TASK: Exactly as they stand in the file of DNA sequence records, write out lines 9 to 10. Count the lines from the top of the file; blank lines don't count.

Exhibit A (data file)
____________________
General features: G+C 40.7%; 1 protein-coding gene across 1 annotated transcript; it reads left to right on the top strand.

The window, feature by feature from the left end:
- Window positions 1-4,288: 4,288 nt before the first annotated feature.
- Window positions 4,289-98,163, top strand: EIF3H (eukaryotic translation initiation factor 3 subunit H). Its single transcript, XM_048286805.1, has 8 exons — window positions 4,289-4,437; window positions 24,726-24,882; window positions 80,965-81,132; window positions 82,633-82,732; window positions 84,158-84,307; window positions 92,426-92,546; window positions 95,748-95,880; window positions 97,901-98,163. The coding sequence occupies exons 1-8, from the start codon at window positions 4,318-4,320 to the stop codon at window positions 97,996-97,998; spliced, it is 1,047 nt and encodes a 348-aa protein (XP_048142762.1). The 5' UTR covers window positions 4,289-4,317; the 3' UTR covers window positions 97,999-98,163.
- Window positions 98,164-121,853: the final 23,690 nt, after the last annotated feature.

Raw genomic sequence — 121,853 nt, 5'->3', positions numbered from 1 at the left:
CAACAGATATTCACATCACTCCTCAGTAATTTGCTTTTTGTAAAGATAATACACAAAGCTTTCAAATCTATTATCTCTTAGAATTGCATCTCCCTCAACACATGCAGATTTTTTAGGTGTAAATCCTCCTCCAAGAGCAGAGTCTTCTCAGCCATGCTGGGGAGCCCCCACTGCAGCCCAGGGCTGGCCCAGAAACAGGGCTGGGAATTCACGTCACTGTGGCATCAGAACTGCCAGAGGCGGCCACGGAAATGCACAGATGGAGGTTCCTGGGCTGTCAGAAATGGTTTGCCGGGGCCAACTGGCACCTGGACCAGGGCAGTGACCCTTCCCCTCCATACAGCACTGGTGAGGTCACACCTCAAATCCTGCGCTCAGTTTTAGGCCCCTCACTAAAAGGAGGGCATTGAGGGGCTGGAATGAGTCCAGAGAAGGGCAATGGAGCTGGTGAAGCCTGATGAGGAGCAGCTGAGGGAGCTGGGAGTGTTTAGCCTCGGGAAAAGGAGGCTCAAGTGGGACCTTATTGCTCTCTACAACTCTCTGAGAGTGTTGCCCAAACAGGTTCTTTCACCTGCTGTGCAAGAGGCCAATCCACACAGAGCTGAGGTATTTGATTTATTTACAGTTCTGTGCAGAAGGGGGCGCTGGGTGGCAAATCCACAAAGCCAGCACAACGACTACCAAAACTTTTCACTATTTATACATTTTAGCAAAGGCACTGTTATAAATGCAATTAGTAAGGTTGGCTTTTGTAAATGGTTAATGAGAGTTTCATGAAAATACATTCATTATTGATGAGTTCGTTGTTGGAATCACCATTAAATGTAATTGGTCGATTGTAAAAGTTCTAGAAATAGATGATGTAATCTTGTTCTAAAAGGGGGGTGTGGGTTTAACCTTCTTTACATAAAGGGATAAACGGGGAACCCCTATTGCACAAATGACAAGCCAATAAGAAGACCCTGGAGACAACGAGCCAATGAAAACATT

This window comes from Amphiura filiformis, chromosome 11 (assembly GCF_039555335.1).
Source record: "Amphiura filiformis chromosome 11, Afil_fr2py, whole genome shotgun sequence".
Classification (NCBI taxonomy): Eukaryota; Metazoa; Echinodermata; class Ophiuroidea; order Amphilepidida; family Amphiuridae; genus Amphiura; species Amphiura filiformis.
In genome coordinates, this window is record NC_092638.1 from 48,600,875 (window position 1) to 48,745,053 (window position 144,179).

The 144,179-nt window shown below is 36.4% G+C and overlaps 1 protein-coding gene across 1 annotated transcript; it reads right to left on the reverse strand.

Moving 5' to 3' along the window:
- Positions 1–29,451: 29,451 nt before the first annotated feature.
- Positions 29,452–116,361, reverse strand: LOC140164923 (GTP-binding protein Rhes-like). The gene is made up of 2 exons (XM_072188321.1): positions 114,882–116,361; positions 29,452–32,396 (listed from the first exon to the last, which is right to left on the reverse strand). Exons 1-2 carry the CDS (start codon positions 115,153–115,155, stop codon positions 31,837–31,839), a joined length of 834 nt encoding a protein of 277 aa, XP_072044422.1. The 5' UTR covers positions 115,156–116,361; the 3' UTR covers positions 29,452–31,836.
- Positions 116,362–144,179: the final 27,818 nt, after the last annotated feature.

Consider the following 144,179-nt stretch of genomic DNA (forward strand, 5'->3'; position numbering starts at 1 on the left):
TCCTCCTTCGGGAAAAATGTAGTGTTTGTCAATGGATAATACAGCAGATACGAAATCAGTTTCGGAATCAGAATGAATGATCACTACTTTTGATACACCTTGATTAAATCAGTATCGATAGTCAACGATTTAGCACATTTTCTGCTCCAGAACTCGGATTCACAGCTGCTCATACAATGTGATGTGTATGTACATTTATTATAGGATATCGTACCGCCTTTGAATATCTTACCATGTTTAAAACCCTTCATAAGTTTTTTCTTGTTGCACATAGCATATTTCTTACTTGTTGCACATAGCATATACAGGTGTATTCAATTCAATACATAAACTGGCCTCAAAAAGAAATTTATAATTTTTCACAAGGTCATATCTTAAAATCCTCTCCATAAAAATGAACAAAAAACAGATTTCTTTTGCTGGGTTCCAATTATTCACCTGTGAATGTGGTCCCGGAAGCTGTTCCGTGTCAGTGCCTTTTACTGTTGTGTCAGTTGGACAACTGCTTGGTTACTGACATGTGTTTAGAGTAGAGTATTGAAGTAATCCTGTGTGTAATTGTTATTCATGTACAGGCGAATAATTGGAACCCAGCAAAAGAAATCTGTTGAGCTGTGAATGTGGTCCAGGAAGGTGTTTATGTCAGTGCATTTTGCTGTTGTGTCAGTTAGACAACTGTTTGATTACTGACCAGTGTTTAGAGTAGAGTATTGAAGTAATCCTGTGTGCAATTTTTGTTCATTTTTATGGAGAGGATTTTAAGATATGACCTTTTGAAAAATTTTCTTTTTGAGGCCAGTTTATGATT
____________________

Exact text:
Source record: "Amphiura filiformis chromosome 11, Afil_fr2py, whole genome shotgun sequence".
Classification (NCBI taxonomy): Eukaryota; Metazoa; Echinodermata; class Ophiuroidea; order Amphilepidida; family Amphiuridae; genus Amphiura; species Amphiura filiformis.